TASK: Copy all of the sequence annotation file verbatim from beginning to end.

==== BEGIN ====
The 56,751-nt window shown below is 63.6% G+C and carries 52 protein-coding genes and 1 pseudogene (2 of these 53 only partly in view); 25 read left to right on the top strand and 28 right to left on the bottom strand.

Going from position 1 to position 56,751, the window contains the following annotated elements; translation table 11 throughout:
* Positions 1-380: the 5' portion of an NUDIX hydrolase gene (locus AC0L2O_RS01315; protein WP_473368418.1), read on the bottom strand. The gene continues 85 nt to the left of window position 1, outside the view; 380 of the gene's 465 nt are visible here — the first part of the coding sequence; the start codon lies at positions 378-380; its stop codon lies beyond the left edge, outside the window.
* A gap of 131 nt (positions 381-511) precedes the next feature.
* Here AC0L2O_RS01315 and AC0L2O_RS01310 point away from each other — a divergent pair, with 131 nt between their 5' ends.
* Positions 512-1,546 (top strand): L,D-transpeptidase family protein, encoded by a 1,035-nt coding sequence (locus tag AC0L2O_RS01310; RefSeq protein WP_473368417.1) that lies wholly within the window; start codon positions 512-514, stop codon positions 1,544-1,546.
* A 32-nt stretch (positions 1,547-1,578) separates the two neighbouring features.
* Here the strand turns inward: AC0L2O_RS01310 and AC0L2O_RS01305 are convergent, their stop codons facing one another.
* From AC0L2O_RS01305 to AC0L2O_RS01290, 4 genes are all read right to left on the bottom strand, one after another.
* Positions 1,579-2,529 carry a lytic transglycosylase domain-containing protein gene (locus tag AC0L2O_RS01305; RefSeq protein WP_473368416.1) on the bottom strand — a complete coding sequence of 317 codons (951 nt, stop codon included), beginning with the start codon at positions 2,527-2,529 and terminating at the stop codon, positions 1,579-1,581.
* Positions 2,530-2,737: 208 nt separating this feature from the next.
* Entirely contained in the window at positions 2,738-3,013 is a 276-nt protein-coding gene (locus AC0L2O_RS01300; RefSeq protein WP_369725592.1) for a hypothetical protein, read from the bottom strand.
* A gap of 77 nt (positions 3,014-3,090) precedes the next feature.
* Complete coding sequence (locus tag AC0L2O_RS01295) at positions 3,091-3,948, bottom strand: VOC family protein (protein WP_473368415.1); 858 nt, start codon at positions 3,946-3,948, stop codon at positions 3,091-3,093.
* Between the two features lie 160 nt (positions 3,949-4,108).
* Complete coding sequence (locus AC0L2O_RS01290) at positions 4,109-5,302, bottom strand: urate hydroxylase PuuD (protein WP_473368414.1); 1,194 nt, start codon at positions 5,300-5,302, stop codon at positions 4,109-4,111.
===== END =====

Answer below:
The 56,751-nt window shown below is 63.6% G+C and carries 52 protein-coding genes and 1 pseudogene (2 of these 53 only partly in view); 25 read left to right on the top strand and 28 right to left on the bottom strand.

Going from position 1 to position 56,751, the window contains the following annotated elements; translation table 11 throughout:
* Positions 1-380: the 5' portion of an NUDIX hydrolase gene (locus AC0L2O_RS01315; protein WP_473368418.1), read on the bottom strand. The gene continues 85 nt to the left of window position 1, outside the view; 380 of the gene's 465 nt are visible here — the first part of the coding sequence; the start codon lies at positions 378-380; its stop codon lies beyond the left edge, outside the window.
* A gap of 131 nt (positions 381-511) precedes the next feature.
* Here AC0L2O_RS01315 and AC0L2O_RS01310 point away from each other — a divergent pair, with 131 nt between their 5' ends.
* Positions 512-1,546 (top strand): L,D-transpeptidase family protein, encoded by a 1,035-nt coding sequence (locus tag AC0L2O_RS01310; RefSeq protein WP_473368417.1) that lies wholly within the window; start codon positions 512-514, stop codon positions 1,544-1,546.
* A 32-nt stretch (positions 1,547-1,578) separates the two neighbouring features.
* Here the strand turns inward: AC0L2O_RS01310 and AC0L2O_RS01305 are convergent, their stop codons facing one another.
* From AC0L2O_RS01305 to AC0L2O_RS01290, 4 genes are all read right to left on the bottom strand, one after another.
* Positions 1,579-2,529 carry a lytic transglycosylase domain-containing protein gene (locus tag AC0L2O_RS01305; RefSeq protein WP_473368416.1) on the bottom strand — a complete coding sequence of 317 codons (951 nt, stop codon included), beginning with the start codon at positions 2,527-2,529 and terminating at the stop codon, positions 1,579-1,581.
* Positions 2,530-2,737: 208 nt separating this feature from the next.
* Entirely contained in the window at positions 2,738-3,013 is a 276-nt protein-coding gene (locus AC0L2O_RS01300; RefSeq protein WP_369725592.1) for a hypothetical protein, read from the bottom strand.
* A gap of 77 nt (positions 3,014-3,090) precedes the next feature.
* Complete coding sequence (locus tag AC0L2O_RS01295) at positions 3,091-3,948, bottom strand: VOC family protein (protein WP_473368415.1); 858 nt, start codon at positions 3,946-3,948, stop codon at positions 3,091-3,093.
* Between the two features lie 160 nt (positions 3,949-4,108).
* Complete coding sequence (locus AC0L2O_RS01290) at positions 4,109-5,302, bottom strand: urate hydroxylase PuuD (protein WP_473368414.1); 1,194 nt, start codon at positions 5,300-5,302, stop codon at positions 4,109-4,111.